My Bipolar Mind

by Hannah Homewood 8 months ago in bipolar

A look into my life living and dealing with Bipolar Disorder 1.

My Bipolar Mind

What started out as a misdiagnosis in my teens slowly turned into a nightmare. I went from an outgoing energetic person to a miserable shut in who never left the house except for work and necessities. I had no desire to be around friends and family, isolating myself from everyone except online interactions. I was on my last string of fighting off my demons before I finally asked for help from my family.

It took one of my worst panic attacks and suicidal thoughts to finally admit myself to the hospital for help. When I got admitted my life got flipped upside down. Within the first two days I was diagnosed with Bipolar 1 Disorder and immediately taken off my anti-depressants and put on a mood stabilizer. I spent over 2 weeks in the hospital as the monitored me and made sure I wasn't going to be a danger to myself. These were some of the hardest days of isolation I had ever felt. I was only allowed visitors twice a day and for someone who is used to seeing my fiancé for hours a day, it was extremely hard. I wasn't given day passes until 3 days prior to my release. Once I was released, I was told that I would see my psychiatrist again and that an appointment would be booked for me. It was never scheduled and so I was put on a wait list to see him 2 months after my first bad reaction to the meds, but I'll get back to that.

Once I got out of the hospital things seemed to be going great. I was back into art and painting again. I was seeing friends and family regularly, and I wasn't constantly thinking about self harm or suicide. It felt amazing to feel good about life again. My days were filled with sunshine and hope for just a little while. This only lasted for a month or so before I dropped off the deep end again and went back isolating myself. They don't tell you that the first bit on new meds seems like a cure but once it settles into your system things change.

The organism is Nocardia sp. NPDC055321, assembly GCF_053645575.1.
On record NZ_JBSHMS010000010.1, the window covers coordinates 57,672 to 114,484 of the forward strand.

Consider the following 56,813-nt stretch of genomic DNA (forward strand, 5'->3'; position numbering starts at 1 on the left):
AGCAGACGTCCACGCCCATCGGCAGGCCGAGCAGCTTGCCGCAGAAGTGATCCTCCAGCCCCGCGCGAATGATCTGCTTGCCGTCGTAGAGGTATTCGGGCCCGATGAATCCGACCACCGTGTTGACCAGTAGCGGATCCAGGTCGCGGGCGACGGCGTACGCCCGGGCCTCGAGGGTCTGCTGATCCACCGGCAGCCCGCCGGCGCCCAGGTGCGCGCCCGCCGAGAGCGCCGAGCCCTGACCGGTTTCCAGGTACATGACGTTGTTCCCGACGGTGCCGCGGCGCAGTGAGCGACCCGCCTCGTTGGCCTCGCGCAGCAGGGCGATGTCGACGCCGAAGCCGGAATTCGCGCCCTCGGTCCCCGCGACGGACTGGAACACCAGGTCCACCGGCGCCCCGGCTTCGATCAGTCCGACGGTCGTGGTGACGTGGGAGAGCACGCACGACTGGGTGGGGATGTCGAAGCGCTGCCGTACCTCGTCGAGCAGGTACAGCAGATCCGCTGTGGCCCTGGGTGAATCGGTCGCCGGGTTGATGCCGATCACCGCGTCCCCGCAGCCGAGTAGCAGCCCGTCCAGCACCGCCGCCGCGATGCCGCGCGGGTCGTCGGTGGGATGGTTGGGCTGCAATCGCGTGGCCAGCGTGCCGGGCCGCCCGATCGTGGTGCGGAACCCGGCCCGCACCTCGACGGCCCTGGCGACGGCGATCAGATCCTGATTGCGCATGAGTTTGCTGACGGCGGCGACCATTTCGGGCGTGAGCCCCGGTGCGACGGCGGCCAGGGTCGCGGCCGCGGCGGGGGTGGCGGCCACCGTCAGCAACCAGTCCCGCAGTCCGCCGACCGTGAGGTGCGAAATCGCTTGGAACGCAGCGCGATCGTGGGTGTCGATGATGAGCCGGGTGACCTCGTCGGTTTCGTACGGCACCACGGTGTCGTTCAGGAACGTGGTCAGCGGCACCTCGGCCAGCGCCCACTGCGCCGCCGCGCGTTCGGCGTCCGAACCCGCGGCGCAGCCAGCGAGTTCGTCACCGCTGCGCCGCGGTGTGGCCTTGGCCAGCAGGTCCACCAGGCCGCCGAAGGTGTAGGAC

I was put on too high of a dose for my medicine which has caused me to become physically sick and mentally foggy. I was on this dose for almost 4 months. I missed time at work from throwing up so much and when I did go there was always a lingering thought of messing up and causing defects in parts. I worked in a car manufacturing factory at the time, where other peoples safety could be at risk if I had an off day with brain fog. Those days are the worst.

When the brain fog settles in, the thoughts in my mind race back and forth. The thoughts of your loved ones and family not wanting to be around you are gut wrenching and devastating. That you are just burdening them with your own issues. Thoughts of self harm and suicide flow like waterfalls and make it nearly impossible to not break down into tears. The worst thoughts come when you can't escape them, and you're trapped listening to them running through over and over again. Being unemployed due to your mental health causes lots of days like this.

Things aren't always horrible when you feel like this, though. Having the shakes and getting to pile on warm fuzzy blankets feels like animal hugs. Feeling nauseated and managing to keep down your favourite foods is a win in the books. Getting to cuddle up to your pets and feeling them purring and loving you back melts your heart. Getting tucked in and kissed goodnight by your spouse makes you feel less like a burden. These are the small things that have kept me going through this mess inside my head. Like tiny snow plows shovelling a path after a blizzard, I push through for myself and my loved ones. I won't let being bipolar define me and my life.

Hannah Homewood
Hannah Homewood
Read next: Never In the Cover of Night
Hannah Homewood

20 year old looking for a purpose in life. Mental illnesses create an every day struggle for myself and those around me. Writing is an outlet that I am hoping to see a therapeutic result from. Thank you for your support đź–¤

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